Wednesday Oct 08, 2008

GNOME.Asia in China

Nice to see more open source conferences going to China. I can easily see that in the future the vast majority of my work will be done with significant connections to China. I'm especially interested in the China, Japan, Korea relationships, actually. Also great to see Sun sponsoring of the conference, and Sun engineers participating with technical sessions and community building talks.

Wednesday May 21, 2008

Beijing: Linux, OpenSolaris, OpenOffice

Some images here from Robert Sohigian and Fiona Duan at the special joint meeting of the OpenSolaris community and the Linux community to hear the latest from the OpenOffice community. Expect to see this more and more activities like this as the communities get together to share ideas and collaborate.

Update: See Robert's blog on this.

Tuesday May 13, 2008

Sumitomo Electric in Japan Adopts OpenOffice

Sumitomo Electric in Japan is switching 15,000 desktops to OpenOffice --  住友電工が OpenOffice.orgを採用. Cool. I wonder who loses out on that deal? More importantly, I'm hearing about more of these corporate deployments here in Japan, so the OpenOffice community must be strong and growing here.

Monday Mar 24, 2008

CommunityOne Sessions

I see the session list for CommunityOne is filling out quite nicely. Lots of stuff on, well, communities. I'll be there. Hope to see you there, too. It's free. Stop by.

Wednesday Feb 20, 2008

OOo Voting

I see the community is voting about where to hold their next conference -- Conference (OOoCon 2008). Very interesting that the potential venues are in Europe and China. This is very good news for China. And I vote for China, of course. Well, ok, I'm not an OpenOffice community member, so I can't vote but perhaps since I live in the neighborhood I can hop over to Beijing to see these guys. It's only a two and a half hour flight, and it would be great to see how the OpenOffice community operates.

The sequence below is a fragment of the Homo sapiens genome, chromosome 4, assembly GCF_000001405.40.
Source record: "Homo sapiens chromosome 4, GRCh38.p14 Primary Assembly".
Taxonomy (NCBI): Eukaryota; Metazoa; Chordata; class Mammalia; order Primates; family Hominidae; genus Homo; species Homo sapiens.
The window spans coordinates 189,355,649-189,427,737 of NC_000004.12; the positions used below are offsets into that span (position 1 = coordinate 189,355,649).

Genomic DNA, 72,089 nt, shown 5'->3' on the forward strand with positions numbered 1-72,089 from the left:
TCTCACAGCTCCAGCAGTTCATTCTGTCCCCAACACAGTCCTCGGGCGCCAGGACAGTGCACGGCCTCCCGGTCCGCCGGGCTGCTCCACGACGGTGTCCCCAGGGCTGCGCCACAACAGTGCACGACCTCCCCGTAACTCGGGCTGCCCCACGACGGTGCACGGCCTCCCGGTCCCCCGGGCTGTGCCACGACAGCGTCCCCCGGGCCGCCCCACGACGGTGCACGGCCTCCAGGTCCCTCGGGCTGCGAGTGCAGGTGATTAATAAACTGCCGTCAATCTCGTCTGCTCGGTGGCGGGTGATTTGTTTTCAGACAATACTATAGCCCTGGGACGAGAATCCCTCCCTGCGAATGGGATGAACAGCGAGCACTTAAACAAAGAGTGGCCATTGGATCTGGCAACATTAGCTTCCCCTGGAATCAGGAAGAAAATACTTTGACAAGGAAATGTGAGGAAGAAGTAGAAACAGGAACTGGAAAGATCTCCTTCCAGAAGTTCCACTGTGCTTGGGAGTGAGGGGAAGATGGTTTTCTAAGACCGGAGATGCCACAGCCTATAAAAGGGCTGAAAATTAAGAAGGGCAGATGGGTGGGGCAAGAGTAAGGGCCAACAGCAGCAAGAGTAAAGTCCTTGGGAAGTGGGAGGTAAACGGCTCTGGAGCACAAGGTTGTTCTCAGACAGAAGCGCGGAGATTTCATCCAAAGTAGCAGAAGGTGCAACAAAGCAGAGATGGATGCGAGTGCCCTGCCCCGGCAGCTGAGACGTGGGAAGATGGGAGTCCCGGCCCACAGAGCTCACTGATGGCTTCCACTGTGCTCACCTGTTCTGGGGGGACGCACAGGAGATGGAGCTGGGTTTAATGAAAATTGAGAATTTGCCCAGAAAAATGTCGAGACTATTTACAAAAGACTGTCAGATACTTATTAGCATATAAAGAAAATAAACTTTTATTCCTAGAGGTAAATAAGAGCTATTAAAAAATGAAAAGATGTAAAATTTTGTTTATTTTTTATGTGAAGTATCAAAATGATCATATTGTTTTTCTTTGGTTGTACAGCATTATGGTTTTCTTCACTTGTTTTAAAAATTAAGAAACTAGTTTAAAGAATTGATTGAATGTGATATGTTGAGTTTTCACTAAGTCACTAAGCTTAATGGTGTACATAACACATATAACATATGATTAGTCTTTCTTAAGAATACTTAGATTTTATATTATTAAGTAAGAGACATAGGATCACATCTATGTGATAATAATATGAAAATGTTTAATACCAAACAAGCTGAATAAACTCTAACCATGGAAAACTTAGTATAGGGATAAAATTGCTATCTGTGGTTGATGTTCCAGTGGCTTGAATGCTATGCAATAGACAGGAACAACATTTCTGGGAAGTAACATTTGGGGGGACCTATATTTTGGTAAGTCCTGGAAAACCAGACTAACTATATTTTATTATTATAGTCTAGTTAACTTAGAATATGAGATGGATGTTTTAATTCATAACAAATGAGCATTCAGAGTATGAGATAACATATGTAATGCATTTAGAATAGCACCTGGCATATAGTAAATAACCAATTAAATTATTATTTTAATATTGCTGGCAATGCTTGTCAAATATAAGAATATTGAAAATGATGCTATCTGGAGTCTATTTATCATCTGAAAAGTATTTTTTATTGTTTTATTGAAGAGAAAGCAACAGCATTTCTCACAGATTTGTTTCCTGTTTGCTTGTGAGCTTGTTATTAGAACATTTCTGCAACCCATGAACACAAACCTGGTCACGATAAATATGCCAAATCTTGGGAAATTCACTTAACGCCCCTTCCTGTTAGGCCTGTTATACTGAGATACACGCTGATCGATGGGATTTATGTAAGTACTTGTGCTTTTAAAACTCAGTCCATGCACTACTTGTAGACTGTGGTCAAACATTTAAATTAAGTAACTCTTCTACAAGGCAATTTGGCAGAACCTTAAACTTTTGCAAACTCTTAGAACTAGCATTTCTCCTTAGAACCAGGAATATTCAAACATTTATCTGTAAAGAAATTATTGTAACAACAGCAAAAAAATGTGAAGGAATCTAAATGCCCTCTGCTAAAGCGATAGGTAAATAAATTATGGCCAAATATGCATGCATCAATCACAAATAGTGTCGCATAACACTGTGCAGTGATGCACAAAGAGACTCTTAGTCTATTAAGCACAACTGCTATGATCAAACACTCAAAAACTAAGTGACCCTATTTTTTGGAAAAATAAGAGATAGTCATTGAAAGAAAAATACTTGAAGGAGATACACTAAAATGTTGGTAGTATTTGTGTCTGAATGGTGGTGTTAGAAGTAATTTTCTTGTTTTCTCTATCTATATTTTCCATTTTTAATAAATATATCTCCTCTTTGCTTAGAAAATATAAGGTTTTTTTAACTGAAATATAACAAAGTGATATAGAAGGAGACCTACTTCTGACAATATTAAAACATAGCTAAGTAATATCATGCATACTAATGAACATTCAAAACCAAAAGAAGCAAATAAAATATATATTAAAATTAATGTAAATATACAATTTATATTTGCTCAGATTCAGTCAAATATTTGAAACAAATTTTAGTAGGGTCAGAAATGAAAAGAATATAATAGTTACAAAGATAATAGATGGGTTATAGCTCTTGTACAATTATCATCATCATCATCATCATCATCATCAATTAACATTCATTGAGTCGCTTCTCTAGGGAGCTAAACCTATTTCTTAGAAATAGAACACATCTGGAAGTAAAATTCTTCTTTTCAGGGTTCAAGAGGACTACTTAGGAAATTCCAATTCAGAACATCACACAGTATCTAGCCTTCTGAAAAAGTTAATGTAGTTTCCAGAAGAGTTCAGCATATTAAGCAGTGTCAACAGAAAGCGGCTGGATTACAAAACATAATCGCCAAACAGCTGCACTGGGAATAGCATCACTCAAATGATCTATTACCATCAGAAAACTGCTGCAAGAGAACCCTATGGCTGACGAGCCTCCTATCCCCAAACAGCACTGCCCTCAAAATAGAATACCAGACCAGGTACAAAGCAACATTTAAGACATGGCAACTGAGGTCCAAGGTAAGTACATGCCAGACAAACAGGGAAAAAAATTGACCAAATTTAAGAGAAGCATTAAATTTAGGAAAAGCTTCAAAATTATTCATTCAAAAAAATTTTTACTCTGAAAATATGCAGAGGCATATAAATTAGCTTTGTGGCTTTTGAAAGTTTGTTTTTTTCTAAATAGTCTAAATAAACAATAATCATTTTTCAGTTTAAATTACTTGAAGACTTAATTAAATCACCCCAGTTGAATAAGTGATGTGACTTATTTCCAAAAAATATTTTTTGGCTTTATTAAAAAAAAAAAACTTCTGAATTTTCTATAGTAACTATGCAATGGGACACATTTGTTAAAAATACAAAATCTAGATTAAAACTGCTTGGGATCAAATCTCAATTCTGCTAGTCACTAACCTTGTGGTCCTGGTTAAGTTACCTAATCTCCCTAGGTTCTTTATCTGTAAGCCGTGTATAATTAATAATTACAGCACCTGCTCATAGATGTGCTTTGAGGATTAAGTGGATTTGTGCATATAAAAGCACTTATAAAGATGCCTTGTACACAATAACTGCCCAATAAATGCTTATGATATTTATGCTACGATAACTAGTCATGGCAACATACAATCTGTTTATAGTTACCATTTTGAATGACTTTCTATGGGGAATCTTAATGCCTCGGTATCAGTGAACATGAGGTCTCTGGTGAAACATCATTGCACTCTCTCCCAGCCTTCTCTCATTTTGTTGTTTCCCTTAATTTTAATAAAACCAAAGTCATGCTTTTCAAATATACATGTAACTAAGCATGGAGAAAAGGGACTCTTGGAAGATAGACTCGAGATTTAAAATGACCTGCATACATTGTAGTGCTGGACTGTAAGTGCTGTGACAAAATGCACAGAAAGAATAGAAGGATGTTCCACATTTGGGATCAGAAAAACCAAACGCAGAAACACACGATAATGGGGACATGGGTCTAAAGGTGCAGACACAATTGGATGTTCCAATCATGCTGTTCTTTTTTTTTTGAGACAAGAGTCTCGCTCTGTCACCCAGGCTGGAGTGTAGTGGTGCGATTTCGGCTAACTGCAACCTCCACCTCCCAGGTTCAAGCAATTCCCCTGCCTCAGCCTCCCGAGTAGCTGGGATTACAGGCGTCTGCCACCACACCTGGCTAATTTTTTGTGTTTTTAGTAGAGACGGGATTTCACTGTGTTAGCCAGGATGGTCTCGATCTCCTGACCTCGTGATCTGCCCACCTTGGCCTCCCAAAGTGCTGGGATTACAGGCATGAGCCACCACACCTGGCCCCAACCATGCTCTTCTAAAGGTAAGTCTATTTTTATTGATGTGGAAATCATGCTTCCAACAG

Tuesday Oct 09, 2007

Chipping Away at Microsoft

It may take a while, but the chipping is well under way -- Competitors are chipping away at Microsoft Office. I wonder how close we are to a tipping point?

Monday Oct 08, 2007

OpenOffice vs MS Office

Microsoft has some very serious competition -- The Great Showdown: MS Office vs. OpenOffice.

Monday Oct 25, 2004

Ballmer on StarOffice and Linux

An excellent editorial here from Dan Farber at ZDNet. He's talking about Microsoft's Steve Ballmer dealing with some security issues at the Gartner Symposium/ITxpo recently. Linux and Sun's StarOffice desktop productivity suite came up in the conversation as well. Imagine that.

I'd hate to do Ballmer's PR. Check out this great stuff from Farber's piece (the sub-heads are mine):

Ballmer on desktop Linux ...

"There is no appreciable amount of Linux [desktop] anywhere in the world," [Ballmer] said, pointing to the study for the city of Paris that determined an open source desktop would have an unacceptable ROI impact. "People can sit here and read the drama stories from other parts of the world and assume they are true or not. People said the city of Paris said it was going to adopt Linux and the studies came back. It would be dramatically more expensive than Windows, and there is no ROI case for the next seven or eight years to even consider a movement from Window to Linux in the city of Paris. In Brazil, it's the same thing," Ballmer said.

Ballmer on StarOffice ...